Returning lunar samples was a priority from the beginning. One of the first things Neil Armstrong did after his descent down the ladder was to pocket a specimen as the original collected piece of the Moon. The missions that followed Apollo 11 were far more aggressive, returning a wide variety of Moon rock samples, effectively opening a window into lunar geology.
From the outset, the Apollo astronauts used a variety of tools to collect their samples, including rakes, tongs, and scoops. Astronauts searched a variety of geological features, too, hoping to assemble a suite of lunar minerals and rocks of different ages.
The youngest areas of the Moon are the mare, the lowlands, that filled with basaltic lava relatively late in the Moon’s formation. They typically consist of rocks that are 3.2 billion years old, whereas rocks from the older lunar highlands date to some 4.4 billion years ago. The youngest geological actions on the Moon, based on crater counts, probably were lava flows about 1.2 billion years ago. But, alas, we have no samples of these very young lunar rocks.
What exactly do Moon rocks look like? They are mostly grayish, and include many basalts, and breccias (rocks made up of broken and reassembled pieces), and mafic plutonic rocks from the highlands. This last type formed underground and were pushed up by the forces that created the lunar mountain ranges.
Mineralogically, most Moon rocks are pretty simple. Common lunar minerals include silicates, made up of silicon and other elements like calcium, aluminum, oxygen, magnesium, and iron. (Examples of silicates are plagioclase feldspars, pyroxenes, and olivine, the latter a mineral also commonly found in some types of meteorites.)
Along the trail of discovery, some Moon rocks have better stories than others. Genesis Rock, collected near Spur Crater by Jim Irwin and Dave Scott during Apollo 15, was originally considered extremely old because of its strange, whitish, fractured appearance. The thick rock, measuring about 3.5 inches (9 cm) across, was later determined to be 4.1 billion years old, not as old the astronauts had hoped. But the talk and analysis of Genesis Rock has made it the most famous of all lunar specimens.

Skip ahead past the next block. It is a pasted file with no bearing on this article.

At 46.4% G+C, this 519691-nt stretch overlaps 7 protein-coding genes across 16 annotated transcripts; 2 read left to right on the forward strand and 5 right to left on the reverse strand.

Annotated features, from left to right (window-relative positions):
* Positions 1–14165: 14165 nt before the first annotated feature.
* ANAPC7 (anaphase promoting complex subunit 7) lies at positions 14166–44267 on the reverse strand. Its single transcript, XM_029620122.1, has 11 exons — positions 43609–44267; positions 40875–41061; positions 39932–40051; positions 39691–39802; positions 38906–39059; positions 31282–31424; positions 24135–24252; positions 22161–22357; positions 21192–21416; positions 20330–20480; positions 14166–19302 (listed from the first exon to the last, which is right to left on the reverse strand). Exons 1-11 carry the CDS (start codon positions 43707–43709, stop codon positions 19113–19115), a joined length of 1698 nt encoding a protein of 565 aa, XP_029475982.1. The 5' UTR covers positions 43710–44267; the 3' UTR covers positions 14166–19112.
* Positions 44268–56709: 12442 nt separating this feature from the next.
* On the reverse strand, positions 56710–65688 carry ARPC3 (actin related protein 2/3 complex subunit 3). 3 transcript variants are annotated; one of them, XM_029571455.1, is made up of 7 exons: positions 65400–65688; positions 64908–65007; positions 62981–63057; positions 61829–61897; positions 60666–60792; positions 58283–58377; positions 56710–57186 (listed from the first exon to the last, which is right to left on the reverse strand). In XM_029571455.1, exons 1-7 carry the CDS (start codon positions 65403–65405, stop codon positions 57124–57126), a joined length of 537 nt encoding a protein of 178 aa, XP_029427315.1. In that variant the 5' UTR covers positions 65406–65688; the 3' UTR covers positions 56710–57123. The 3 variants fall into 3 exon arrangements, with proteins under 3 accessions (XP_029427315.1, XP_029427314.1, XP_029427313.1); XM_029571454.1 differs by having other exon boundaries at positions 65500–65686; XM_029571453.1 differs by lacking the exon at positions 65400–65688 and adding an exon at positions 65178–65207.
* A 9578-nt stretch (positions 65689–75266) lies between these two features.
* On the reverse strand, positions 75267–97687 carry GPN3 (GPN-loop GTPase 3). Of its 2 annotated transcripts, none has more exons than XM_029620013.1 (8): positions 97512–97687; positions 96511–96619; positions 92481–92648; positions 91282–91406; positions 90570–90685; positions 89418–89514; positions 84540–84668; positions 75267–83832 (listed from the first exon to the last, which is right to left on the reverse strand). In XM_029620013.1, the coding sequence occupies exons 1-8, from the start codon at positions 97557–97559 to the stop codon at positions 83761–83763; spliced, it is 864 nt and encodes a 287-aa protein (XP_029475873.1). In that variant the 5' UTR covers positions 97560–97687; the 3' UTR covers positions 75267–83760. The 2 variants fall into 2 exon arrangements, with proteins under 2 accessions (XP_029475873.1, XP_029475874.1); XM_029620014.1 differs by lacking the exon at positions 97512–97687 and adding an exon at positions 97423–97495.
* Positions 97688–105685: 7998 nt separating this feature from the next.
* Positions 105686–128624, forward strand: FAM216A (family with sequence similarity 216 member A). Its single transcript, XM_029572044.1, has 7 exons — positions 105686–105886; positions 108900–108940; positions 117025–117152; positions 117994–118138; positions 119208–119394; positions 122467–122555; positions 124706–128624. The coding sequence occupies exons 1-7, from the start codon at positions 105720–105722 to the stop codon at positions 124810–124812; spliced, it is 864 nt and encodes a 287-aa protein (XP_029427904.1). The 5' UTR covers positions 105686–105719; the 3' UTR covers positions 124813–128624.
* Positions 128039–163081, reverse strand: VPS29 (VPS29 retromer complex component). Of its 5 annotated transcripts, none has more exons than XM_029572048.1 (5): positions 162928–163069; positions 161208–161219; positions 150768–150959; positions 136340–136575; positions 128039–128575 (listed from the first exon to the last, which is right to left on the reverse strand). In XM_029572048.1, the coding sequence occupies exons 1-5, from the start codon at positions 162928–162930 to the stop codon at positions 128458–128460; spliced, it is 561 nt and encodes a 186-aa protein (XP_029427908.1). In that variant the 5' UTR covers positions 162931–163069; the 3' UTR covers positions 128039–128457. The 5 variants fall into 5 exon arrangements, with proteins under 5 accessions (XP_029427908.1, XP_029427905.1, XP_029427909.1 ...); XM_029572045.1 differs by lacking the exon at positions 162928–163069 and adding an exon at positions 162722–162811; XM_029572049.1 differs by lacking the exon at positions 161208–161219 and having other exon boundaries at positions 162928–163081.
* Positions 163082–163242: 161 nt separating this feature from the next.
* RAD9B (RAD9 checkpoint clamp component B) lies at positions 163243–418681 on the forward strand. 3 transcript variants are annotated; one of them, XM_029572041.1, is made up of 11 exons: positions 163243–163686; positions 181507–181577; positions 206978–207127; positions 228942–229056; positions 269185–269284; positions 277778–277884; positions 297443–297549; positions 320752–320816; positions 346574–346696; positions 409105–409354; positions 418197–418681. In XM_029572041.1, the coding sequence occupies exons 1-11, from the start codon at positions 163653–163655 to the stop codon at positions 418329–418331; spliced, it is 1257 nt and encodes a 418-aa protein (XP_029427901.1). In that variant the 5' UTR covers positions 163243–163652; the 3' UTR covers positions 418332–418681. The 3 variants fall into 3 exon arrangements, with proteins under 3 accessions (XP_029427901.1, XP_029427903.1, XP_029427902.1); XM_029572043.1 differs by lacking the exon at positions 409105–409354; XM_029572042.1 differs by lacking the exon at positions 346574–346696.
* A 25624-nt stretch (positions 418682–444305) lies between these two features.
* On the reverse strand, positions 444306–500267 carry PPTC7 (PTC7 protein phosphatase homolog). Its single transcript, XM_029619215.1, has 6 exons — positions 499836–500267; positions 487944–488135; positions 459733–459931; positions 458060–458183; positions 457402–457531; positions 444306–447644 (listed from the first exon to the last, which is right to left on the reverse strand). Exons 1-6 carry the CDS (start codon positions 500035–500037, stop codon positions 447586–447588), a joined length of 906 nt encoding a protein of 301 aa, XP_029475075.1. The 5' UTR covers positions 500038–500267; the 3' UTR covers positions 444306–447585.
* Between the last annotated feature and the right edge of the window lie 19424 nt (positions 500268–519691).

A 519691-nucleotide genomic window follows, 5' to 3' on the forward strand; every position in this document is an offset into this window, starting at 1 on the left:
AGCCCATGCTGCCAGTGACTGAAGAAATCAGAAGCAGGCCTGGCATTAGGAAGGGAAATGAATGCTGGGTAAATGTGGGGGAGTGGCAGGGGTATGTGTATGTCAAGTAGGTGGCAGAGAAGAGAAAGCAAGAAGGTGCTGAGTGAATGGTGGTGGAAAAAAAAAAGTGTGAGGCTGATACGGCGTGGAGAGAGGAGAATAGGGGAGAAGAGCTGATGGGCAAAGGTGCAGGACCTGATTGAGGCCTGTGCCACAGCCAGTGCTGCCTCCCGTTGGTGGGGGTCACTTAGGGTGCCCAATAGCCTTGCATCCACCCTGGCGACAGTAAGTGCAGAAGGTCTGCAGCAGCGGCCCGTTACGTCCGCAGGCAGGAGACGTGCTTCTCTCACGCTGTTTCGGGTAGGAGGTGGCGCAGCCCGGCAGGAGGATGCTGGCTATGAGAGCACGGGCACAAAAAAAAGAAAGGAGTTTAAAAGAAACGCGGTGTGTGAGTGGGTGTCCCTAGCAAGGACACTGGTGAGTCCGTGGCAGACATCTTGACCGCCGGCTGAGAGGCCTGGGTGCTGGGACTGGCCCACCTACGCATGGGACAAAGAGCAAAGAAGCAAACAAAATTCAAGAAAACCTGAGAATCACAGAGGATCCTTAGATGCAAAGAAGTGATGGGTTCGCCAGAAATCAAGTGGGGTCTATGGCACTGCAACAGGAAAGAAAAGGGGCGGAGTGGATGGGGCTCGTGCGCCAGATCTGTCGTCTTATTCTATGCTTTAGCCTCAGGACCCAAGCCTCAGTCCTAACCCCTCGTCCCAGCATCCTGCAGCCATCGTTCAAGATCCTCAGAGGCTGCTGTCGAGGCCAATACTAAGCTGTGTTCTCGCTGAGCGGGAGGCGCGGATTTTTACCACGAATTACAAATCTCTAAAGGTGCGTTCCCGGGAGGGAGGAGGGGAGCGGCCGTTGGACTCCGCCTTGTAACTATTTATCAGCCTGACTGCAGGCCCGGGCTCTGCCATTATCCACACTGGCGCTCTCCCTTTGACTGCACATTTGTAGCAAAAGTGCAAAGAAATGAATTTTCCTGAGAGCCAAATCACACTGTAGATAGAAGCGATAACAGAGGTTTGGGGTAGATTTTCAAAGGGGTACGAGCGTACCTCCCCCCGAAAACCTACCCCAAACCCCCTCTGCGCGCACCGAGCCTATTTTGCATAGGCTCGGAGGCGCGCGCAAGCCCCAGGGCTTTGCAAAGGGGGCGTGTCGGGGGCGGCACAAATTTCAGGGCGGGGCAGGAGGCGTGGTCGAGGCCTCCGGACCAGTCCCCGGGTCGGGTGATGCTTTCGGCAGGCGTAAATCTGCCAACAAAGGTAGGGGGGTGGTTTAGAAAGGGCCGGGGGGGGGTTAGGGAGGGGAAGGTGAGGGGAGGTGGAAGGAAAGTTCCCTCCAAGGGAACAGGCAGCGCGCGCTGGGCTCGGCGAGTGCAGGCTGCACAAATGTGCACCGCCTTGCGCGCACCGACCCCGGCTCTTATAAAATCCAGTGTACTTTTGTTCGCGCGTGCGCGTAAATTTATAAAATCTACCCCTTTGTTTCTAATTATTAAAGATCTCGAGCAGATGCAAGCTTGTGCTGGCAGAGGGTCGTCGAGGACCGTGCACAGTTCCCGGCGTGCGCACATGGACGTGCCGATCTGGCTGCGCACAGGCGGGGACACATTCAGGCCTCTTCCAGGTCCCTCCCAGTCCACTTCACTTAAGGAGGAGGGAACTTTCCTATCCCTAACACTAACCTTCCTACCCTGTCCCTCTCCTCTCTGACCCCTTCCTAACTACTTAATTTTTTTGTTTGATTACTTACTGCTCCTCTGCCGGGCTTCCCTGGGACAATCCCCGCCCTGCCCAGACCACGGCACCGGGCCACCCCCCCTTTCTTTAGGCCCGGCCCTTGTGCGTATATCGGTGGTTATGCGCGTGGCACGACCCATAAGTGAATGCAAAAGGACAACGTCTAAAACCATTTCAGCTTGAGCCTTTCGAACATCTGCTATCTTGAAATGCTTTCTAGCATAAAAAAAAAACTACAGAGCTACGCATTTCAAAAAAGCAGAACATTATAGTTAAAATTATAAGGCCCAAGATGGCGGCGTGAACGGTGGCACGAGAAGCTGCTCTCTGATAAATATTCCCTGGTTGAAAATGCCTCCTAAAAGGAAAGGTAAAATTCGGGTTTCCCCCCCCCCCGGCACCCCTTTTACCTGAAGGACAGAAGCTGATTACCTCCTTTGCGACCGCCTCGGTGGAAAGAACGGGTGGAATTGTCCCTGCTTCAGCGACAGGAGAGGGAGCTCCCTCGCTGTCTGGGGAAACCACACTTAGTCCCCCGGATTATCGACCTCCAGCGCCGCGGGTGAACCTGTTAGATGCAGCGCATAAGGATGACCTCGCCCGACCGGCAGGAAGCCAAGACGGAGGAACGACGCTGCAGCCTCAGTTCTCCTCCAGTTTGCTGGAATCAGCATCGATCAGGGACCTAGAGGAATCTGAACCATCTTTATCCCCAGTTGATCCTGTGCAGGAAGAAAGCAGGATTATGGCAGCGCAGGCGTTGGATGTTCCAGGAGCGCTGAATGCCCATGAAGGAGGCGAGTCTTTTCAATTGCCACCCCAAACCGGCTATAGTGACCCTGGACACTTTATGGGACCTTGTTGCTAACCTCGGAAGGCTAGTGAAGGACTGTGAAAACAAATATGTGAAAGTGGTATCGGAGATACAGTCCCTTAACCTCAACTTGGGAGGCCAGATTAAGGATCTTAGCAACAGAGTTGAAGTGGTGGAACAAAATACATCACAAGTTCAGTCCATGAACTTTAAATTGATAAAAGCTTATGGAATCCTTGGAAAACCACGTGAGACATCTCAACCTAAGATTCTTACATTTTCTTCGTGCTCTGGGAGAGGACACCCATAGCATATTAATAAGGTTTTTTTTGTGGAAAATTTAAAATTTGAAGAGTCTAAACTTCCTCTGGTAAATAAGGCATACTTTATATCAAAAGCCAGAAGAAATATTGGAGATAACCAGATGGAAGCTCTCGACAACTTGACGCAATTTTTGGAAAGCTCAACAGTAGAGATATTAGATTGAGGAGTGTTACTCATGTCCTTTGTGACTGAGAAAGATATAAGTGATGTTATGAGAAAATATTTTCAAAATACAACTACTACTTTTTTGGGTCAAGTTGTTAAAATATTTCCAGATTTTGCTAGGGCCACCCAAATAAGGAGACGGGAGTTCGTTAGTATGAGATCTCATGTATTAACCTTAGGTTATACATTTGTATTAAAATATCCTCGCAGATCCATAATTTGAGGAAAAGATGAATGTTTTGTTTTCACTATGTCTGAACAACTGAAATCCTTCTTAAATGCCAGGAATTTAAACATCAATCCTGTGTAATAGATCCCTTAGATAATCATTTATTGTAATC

Another famous rock was collected during the last mission, Apollo 17, and designated sample 70017. It is a titanium-rich basalt from the Taurus-Littrow Valley, and after an initial analysis President Richard Nixon ordered the sample sliced up and distributed to the 50 States plus 135 foreign heads of state.
After all of this effort and journey, what did the Moon rocks tell us? Ultimately, they revealed Apollo’s biggest story, the origin of the Moon itself. The most striking analytical finding showed the samples are eerily similar to Earth rocks in several ways. The signature detail was that oxygen isotopes sealed in Moon rocks — the “flavors” of oxygen atoms — matched those on Earth. This and other factors led to scientists in the 1970s proposing what came to be called the Giant Impact Hypothesis. Planetary scientists believe the Moon likely formed when a Mars-sized body, which they have named Theia, struck a newborn Earth some 4.5 billion years ago. The collision produced a ring of debris surrounding the young planet, which eventually accreted into the Moon. Much of the mass of Theia was absorbed into early Earth. This idea explains the tremendous similarities between Earth and Moon rocks.
The collection of Apollo Moon rocks returned to Earth, mostly residing in Houston, has given planetary scientists their first detailed look at the geology of another world. As a result, they have a pretty good idea of how the Moon came to be. Thankfully, we can study lunar science in the peaceful current age, only imaging what a violent and dangerous place the early solar system was.
For much more on the Apollo missions, make sure to check our special Celebrating 50 years of Apollo webpage, where you’ll find everything you want to know about the equipment, plans, and people that made the Apollo missions possible.